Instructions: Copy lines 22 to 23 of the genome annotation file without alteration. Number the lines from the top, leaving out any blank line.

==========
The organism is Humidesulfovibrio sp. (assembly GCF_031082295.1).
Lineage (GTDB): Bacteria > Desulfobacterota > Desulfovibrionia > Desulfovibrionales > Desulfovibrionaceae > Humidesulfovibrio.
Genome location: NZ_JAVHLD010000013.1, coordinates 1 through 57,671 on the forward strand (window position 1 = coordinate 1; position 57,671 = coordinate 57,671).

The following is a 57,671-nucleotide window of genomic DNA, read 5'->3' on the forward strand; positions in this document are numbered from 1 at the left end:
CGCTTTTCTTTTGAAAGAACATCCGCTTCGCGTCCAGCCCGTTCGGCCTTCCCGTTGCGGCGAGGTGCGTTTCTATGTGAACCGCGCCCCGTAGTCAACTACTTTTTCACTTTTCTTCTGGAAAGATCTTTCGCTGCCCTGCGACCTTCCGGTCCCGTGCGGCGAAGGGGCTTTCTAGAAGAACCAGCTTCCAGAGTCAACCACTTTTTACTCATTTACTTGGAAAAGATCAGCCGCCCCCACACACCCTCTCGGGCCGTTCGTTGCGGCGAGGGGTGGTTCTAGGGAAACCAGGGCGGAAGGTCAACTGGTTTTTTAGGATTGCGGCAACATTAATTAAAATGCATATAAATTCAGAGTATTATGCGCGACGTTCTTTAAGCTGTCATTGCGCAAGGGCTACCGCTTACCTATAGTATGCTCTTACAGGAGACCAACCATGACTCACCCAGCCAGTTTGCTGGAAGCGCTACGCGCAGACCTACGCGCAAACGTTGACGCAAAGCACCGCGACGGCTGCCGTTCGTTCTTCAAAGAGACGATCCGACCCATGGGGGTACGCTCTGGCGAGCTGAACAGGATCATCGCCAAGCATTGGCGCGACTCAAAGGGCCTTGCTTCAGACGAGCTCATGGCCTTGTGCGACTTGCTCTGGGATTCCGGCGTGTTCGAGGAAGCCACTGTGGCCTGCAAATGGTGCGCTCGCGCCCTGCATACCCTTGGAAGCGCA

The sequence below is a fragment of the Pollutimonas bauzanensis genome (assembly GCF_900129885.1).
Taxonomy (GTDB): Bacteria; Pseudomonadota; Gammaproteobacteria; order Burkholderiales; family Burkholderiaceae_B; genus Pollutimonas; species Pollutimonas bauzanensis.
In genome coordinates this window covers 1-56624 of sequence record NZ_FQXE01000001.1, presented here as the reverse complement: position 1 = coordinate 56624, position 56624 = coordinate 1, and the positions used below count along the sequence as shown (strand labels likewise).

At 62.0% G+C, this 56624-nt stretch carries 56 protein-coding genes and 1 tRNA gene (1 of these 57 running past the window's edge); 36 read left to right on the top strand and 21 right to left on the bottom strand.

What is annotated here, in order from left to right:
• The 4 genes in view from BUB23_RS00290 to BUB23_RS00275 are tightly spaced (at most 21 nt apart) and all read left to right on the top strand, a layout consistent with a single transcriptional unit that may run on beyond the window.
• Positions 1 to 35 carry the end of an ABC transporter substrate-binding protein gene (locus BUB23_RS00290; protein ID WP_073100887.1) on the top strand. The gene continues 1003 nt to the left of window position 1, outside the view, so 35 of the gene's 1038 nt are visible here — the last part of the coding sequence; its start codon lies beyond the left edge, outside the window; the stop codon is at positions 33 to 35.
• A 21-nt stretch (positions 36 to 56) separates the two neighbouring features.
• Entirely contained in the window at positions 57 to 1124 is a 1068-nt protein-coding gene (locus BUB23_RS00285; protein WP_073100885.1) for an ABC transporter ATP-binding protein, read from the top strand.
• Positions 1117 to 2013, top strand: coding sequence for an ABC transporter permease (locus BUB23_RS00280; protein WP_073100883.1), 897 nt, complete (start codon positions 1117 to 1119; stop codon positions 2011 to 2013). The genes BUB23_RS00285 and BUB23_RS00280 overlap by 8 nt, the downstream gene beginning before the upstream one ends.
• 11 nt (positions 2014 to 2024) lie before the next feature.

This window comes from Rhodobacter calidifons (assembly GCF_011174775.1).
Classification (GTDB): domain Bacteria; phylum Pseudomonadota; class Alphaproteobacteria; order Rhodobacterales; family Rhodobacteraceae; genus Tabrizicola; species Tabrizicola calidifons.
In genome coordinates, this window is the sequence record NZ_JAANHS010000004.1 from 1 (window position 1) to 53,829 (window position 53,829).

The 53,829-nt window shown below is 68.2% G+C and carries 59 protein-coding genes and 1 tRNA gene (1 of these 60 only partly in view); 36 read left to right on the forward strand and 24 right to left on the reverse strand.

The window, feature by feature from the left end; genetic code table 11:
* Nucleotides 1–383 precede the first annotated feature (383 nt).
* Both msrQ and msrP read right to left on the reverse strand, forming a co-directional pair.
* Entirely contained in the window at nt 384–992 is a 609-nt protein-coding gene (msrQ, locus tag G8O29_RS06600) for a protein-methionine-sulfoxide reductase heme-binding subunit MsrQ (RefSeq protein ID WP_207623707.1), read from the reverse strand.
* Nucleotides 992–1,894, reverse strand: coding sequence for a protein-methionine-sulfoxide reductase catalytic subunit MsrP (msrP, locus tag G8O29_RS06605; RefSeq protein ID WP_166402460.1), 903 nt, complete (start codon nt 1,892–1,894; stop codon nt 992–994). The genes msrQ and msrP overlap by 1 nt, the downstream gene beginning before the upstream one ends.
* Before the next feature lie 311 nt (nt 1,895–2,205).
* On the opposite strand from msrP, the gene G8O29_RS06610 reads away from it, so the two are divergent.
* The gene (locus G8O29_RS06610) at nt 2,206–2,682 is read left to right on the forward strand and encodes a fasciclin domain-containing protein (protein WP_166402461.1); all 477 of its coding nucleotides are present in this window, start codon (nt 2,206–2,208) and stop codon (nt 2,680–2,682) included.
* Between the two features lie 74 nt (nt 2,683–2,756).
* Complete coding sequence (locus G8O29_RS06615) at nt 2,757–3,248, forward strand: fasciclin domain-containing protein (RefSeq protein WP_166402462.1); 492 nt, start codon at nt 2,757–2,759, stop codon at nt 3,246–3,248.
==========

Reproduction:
* Nucleotides 1–383 precede the first annotated feature (383 nt).
* Both msrQ and msrP read right to left on the reverse strand, forming a co-directional pair.